Not too long ago I posted the ad to the right on my Facebook page. It came out of a March of '38 issue of the Sporting News. I was quickly reminded that the ad was printed one year before he was forced to retire. I had not thought about it before I posted it, I just thought it was a great old vintage ad. After the fact I remember making a comment that was along the lines of: when a player leaves a legacy behind like Lou did that player will live forever in the hearts and minds of people like me and you. He will forever be remembered at the Hall of Fame in Cooperstown, New York, and amongst the fans of the great game that is played on a diamond. Lou Gehrig is one of the immortals.

The box score from Gehrig's 2,000th consecutive contest:

Stats of a legend:

Gehrig's consecutive games record stood for 56 years before Cal Ripken Jr. surpassed it in 1995. Ripken extended his streak to 2,632 games, and currently owns baseball's Iron Man record.

Friday, May 30, 2014

May 30, 1932: Umpire George Moriarty Picks The Wrong Battle

     On May 30, 1932, several members of the White Sox savagely beat umpire George Moriarty, after dropping both games of a doubleheader against the Cleveland Indians. Throughout each of the contests Moriarty and the White Sox players exchanged words, and by the time the second game was in the books the pot was boiling over. The altercation began when Sox catcher Charlie Berry accused Moriarty of purposefully missing a crucial call in the ninth inning of the second game that led the Clevelanders to victory. The situation escalated quickly, and Berry was joined by his teammates, who Moriarty made that not so wise decision to challenge them each to a fight. Pitcher Milt Gaston chose to be Moriarty's first challenger, which was probably not the wisest decision by him, as the umpire knocked him out cold. The ump suffered a broken hand by punching the pitcher, and he still had a fight on his hands as catcher Frank Grube, joined by skipper Lew Alfonseca, unleashed a merciless beating on the ump that would send him to the hospital.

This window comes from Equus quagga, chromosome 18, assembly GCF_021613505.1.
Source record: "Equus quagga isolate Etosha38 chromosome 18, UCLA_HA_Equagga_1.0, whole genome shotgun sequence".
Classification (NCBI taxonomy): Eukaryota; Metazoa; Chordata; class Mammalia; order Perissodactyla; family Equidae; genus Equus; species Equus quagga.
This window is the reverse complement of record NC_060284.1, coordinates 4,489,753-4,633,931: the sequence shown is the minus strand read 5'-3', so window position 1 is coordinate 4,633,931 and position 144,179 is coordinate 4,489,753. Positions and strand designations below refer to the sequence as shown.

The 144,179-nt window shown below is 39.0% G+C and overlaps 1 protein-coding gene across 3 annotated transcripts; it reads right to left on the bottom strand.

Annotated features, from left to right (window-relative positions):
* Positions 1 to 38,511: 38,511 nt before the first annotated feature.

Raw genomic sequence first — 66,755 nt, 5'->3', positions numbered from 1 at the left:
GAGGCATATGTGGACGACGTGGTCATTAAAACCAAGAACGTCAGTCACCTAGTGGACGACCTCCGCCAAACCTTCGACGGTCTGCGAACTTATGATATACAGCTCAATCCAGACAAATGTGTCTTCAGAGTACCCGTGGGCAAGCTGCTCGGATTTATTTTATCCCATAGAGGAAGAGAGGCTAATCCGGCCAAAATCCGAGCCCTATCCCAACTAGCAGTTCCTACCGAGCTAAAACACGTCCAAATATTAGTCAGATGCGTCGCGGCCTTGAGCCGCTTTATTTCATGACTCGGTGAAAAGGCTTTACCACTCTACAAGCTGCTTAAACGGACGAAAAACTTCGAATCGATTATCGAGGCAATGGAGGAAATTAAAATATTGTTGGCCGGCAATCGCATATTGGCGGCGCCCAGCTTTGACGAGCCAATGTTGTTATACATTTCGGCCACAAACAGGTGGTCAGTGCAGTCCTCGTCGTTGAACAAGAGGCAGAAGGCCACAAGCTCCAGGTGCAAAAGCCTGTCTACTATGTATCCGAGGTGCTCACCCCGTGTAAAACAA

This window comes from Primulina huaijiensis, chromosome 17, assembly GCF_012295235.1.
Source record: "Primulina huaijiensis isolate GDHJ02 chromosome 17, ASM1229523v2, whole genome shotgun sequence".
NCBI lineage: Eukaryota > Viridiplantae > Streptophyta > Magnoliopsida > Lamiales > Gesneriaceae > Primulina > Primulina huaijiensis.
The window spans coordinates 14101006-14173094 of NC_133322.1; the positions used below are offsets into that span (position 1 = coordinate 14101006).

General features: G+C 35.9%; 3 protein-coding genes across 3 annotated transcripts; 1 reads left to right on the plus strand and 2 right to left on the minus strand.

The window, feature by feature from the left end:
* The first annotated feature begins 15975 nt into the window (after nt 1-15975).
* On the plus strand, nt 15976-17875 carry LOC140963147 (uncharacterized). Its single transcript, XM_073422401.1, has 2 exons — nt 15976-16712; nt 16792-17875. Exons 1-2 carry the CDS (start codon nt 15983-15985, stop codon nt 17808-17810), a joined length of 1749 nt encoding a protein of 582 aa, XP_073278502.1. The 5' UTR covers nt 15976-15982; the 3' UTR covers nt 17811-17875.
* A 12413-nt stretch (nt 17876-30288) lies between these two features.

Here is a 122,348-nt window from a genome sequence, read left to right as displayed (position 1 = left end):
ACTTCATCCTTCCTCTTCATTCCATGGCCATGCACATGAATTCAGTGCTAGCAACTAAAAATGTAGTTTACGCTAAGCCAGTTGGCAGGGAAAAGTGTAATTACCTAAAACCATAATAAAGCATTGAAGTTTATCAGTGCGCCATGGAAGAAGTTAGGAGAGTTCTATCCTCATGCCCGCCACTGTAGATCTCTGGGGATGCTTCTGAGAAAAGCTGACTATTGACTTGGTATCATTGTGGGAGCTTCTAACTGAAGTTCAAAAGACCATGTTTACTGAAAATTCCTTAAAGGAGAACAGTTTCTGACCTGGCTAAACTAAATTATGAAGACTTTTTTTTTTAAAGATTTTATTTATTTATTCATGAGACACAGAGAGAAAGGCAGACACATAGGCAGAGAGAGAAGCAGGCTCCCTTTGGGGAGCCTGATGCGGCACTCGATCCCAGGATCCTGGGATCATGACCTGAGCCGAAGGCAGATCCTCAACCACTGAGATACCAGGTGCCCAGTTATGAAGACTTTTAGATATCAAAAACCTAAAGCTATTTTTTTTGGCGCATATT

Two days after the incident, fines and suspensions were handed out. The Sox skipper, Alfonseca along with Gaston received the harshest penalties, as they both were fined $500 apiece, while Gaston also received a 10 day suspension as well. The catchers,Charlie Berry and Frank Grube received fines of $250 and $100, and coach Johnny Butler was handed a five game suspension for using profane language toward the umpire. The umpire not only walked away with cuts, bruises, and a broken hand, he was also severely reprimanded after the incident. Moriarty was no stranger to a good scrap. During his playing days with the Detroit Tigers it was said that he and the legendary Ty Cobb nearly threw down. When Moriarty handed Cobb a baseball bat so that things could be even, Cobb quickly decided it was a battle that he was not going to fight.